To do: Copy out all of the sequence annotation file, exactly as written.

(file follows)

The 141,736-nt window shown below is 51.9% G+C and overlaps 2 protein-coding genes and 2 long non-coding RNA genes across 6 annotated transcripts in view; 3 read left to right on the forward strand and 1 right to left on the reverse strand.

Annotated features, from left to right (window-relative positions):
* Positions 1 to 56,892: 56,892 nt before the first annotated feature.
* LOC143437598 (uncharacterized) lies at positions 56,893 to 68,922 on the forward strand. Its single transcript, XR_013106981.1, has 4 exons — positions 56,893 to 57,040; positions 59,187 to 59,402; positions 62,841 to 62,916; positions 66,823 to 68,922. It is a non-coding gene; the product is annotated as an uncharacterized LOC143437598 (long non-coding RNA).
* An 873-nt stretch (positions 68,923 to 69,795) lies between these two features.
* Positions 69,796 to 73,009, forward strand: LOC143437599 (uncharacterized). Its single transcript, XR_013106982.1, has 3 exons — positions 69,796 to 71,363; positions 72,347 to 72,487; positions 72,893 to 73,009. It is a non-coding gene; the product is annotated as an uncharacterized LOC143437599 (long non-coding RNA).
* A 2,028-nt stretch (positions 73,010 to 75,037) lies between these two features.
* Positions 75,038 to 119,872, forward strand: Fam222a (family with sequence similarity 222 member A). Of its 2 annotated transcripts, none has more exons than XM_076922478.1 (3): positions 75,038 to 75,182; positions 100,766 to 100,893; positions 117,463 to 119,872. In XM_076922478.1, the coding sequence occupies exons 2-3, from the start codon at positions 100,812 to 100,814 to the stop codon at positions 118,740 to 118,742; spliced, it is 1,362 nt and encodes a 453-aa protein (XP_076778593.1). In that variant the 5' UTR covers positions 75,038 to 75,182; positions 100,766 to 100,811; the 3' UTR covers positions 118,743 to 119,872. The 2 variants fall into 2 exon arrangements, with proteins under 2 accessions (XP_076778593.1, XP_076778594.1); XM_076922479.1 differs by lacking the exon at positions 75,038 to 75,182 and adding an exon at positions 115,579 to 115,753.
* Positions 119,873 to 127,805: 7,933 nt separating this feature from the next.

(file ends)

The 141,736-nt window shown below is 51.9% G+C and overlaps 2 protein-coding genes and 2 long non-coding RNA genes across 6 annotated transcripts in view; 3 read left to right on the forward strand and 1 right to left on the reverse strand.

Annotated features, from left to right (window-relative positions):
* Positions 1 to 56,892: 56,892 nt before the first annotated feature.
* LOC143437598 (uncharacterized) lies at positions 56,893 to 68,922 on the forward strand. Its single transcript, XR_013106981.1, has 4 exons — positions 56,893 to 57,040; positions 59,187 to 59,402; positions 62,841 to 62,916; positions 66,823 to 68,922. It is a non-coding gene; the product is annotated as an uncharacterized LOC143437598 (long non-coding RNA).
* An 873-nt stretch (positions 68,923 to 69,795) lies between these two features.
* Positions 69,796 to 73,009, forward strand: LOC143437599 (uncharacterized). Its single transcript, XR_013106982.1, has 3 exons — positions 69,796 to 71,363; positions 72,347 to 72,487; positions 72,893 to 73,009. It is a non-coding gene; the product is annotated as an uncharacterized LOC143437599 (long non-coding RNA).
* A 2,028-nt stretch (positions 73,010 to 75,037) lies between these two features.
* Positions 75,038 to 119,872, forward strand: Fam222a (family with sequence similarity 222 member A). Of its 2 annotated transcripts, none has more exons than XM_076922478.1 (3): positions 75,038 to 75,182; positions 100,766 to 100,893; positions 117,463 to 119,872. In XM_076922478.1, the coding sequence occupies exons 2-3, from the start codon at positions 100,812 to 100,814 to the stop codon at positions 118,740 to 118,742; spliced, it is 1,362 nt and encodes a 453-aa protein (XP_076778593.1). In that variant the 5' UTR covers positions 75,038 to 75,182; positions 100,766 to 100,811; the 3' UTR covers positions 118,743 to 119,872. The 2 variants fall into 2 exon arrangements, with proteins under 2 accessions (XP_076778593.1, XP_076778594.1); XM_076922479.1 differs by lacking the exon at positions 75,038 to 75,182 and adding an exon at positions 115,579 to 115,753.
* Positions 119,873 to 127,805: 7,933 nt separating this feature from the next.